Boeing issues bulletin in wake of 737 MAX crash

Lion Air 737 MAX
An artist’s conception shows the Boeing 737 MAX 8 jet. (Boeing Illustration)

Boeing says it has issued an operations manual bulletin to address concerns about erroneous readings from a sensor that has been implicated in last week’s fatal crash of a Lion Air 737 MAX 8.

The jet dove into the Java Sea at high speed on Oct. 29, minutes after its takeoff from Jakarta in Indonesia. All 189 people aboard the plane were killed. Safety investigators said that pilots on the plane were dealing with inaccurate airspeed readings and asked to return to the airport just before the crash.

Boeing’s newly issued bulletin focuses on the 737 MAX’s angle-of-attack sensors, or AOA sensors, which are supposed to provide data about the angle at which wind is passing over the airplane’s wings. Boeing said the action was taken after the Indonesia’s National Transportation Safety Committee indicated that the Lion Air jet experienced erroneous input from one of those sensors.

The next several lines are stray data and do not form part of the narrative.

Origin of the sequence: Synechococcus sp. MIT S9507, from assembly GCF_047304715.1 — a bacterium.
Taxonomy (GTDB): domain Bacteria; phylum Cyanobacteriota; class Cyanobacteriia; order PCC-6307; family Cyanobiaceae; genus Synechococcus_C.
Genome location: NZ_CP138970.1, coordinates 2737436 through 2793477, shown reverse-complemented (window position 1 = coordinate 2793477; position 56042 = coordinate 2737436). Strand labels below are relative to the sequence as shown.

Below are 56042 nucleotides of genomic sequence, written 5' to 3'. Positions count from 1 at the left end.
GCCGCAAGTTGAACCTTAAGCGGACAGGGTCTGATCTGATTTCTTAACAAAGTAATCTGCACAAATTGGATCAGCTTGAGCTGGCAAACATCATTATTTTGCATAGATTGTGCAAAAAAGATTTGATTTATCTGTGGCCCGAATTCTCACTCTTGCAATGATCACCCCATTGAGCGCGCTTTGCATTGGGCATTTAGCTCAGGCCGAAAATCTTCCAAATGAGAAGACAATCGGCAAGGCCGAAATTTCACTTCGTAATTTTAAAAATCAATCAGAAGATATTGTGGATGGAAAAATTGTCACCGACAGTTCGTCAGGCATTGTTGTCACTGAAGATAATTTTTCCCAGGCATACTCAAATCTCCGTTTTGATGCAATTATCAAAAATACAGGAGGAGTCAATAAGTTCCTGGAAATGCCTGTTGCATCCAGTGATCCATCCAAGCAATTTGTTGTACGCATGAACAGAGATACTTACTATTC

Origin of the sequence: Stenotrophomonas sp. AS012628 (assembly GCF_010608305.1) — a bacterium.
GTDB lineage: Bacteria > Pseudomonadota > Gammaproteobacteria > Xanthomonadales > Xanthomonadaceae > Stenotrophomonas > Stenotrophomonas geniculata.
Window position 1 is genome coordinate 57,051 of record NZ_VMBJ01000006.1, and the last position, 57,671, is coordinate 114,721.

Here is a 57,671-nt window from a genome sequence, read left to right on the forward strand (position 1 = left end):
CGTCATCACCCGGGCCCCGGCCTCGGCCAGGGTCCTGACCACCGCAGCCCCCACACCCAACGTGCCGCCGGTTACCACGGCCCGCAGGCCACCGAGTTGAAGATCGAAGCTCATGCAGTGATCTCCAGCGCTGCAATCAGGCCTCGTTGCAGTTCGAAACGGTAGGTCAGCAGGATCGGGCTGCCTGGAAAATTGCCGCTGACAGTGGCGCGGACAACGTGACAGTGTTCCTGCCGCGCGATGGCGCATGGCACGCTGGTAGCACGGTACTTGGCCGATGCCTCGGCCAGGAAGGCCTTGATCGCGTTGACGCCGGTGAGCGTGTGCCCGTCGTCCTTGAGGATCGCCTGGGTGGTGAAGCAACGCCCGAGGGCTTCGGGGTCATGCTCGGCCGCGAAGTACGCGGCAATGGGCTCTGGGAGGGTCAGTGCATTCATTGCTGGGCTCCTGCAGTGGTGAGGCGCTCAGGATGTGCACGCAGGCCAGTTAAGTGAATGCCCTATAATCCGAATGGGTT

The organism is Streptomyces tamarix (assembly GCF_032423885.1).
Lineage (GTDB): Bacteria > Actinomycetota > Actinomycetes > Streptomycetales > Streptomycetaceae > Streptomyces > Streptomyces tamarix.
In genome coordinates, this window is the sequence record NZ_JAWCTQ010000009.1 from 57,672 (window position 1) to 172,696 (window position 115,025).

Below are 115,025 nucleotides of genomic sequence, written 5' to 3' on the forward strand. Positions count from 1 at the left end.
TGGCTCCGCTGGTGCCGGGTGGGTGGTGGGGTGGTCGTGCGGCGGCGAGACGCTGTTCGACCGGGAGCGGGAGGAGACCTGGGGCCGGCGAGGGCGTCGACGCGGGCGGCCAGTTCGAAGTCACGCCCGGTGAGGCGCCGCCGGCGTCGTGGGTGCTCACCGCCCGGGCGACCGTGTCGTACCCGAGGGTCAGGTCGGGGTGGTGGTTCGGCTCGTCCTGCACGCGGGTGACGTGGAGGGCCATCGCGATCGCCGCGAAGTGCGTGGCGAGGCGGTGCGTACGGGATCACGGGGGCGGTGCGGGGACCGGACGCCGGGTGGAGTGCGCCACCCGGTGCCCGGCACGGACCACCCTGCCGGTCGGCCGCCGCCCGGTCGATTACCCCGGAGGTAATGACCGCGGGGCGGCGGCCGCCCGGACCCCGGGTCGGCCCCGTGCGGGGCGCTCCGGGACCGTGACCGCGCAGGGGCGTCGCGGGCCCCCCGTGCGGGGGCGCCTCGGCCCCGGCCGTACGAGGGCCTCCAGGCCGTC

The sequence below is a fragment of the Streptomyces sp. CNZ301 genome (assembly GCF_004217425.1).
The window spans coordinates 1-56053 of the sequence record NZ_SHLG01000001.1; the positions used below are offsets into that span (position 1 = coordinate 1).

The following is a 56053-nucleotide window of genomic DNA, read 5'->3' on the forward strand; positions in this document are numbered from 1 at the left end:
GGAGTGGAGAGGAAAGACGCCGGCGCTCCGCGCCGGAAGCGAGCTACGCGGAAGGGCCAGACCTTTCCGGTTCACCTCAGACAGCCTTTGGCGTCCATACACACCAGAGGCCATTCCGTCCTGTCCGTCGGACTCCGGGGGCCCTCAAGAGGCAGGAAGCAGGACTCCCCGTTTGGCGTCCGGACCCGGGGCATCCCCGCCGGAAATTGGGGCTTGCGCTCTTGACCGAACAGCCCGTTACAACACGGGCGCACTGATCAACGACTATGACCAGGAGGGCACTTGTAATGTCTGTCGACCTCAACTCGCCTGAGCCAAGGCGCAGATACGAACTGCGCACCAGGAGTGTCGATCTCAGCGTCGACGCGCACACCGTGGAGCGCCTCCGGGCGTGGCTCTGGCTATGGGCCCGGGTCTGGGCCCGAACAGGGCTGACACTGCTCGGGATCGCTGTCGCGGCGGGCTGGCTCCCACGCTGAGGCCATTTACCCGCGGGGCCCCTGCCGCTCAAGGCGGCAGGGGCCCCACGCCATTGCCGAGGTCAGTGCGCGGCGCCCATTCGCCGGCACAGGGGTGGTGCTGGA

In a statement released late Nov. 6, Boeing said the bulletin directs operators to “existing flight crew procedures to address circumstances where there is erroneous input from an AOA sensor.”

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By Alan Boyle

Mastermind of Cosmic Log, contributor to GeekWire and Universe Today, author of "The Case for Pluto: How a Little Planet Made a Big Difference," past president of the Council for the Advancement of Science Writing.

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